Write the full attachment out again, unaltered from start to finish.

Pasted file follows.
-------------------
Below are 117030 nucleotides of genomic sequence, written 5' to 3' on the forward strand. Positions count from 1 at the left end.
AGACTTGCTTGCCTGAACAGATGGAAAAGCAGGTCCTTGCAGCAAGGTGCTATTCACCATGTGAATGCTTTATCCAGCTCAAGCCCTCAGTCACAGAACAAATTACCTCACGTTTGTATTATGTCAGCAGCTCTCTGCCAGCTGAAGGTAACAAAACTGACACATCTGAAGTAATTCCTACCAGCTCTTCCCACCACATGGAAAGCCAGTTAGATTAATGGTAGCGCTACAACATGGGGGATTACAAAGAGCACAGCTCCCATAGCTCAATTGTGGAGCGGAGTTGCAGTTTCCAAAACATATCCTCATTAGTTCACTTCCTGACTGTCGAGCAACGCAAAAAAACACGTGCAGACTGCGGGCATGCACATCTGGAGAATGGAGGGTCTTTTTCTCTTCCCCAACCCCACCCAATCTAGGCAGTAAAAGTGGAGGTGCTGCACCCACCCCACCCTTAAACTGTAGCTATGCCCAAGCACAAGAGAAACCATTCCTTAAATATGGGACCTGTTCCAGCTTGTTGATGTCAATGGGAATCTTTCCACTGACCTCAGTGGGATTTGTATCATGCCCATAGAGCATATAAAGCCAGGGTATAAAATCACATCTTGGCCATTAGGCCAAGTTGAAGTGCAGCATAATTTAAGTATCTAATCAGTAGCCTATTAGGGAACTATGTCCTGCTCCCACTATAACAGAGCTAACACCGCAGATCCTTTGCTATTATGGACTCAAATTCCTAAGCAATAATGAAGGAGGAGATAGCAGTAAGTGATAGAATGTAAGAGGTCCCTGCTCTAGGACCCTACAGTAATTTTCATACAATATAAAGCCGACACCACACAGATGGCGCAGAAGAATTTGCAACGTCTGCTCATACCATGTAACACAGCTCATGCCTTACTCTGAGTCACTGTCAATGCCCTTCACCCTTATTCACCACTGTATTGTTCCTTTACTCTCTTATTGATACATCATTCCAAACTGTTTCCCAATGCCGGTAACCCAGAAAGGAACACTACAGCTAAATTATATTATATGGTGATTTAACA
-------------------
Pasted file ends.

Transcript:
Below are 117030 nucleotides of genomic sequence, written 5' to 3' on the forward strand. Positions count from 1 at the left end.
AGACTTGCTTGCCTGAACAGATGGAAAAGCAGGTCCTTGCAGCAAGGTGCTATTCACCATGTGAATGCTTTATCCAGCTCAAGCCCTCAGTCACAGAACAAATTACCTCACGTTTGTATTATGTCAGCAGCTCTCTGCCAGCTGAAGGTAACAAAACTGACACATCTGAAGTAATTCCTACCAGCTCTTCCCACCACATGGAAAGCCAGTTAGATTAATGGTAGCGCTACAACATGGGGGATTACAAAGAGCACAGCTCCCATAGCTCAATTGTGGAGCGGAGTTGCAGTTTCCAAAACATATCCTCATTAGTTCACTTCCTGACTGTCGAGCAACGCAAAAAAACACGTGCAGACTGCGGGCATGCACATCTGGAGAATGGAGGGTCTTTTTCTCTTCCCCAACCCCACCCAATCTAGGCAGTAAAAGTGGAGGTGCTGCACCCACCCCACCCTTAAACTGTAGCTATGCCCAAGCACAAGAGAAACCATTCCTTAAATATGGGACCTGTTCCAGCTTGTTGATGTCAATGGGAATCTTTCCACTGACCTCAGTGGGATTTGTATCATGCCCATAGAGCATATAAAGCCAGGGTATAAAATCACATCTTGGCCATTAGGCCAAGTTGAAGTGCAGCATAATTTAAGTATCTAATCAGTAGCCTATTAGGGAACTATGTCCTGCTCCCACTATAACAGAGCTAACACCGCAGATCCTTTGCTATTATGGACTCAAATTCCTAAGCAATAATGAAGGAGGAGATAGCAGTAAGTGATAGAATGTAAGAGGTCCCTGCTCTAGGACCCTACAGTAATTTTCATACAATATAAAGCCGACACCACACAGATGGCGCAGAAGAATTTGCAACGTCTGCTCATACCATGTAACACAGCTCATGCCTTACTCTGAGTCACTGTCAATGCCCTTCACCCTTATTCACCACTGTATTGTTCCTTTACTCTCTTATTGATACATCATTCCAAACTGTTTCCCAATGCCGGTAACCCAGAAAGGAACACTACAGCTAAATTATATTATATGGTGATTTAACA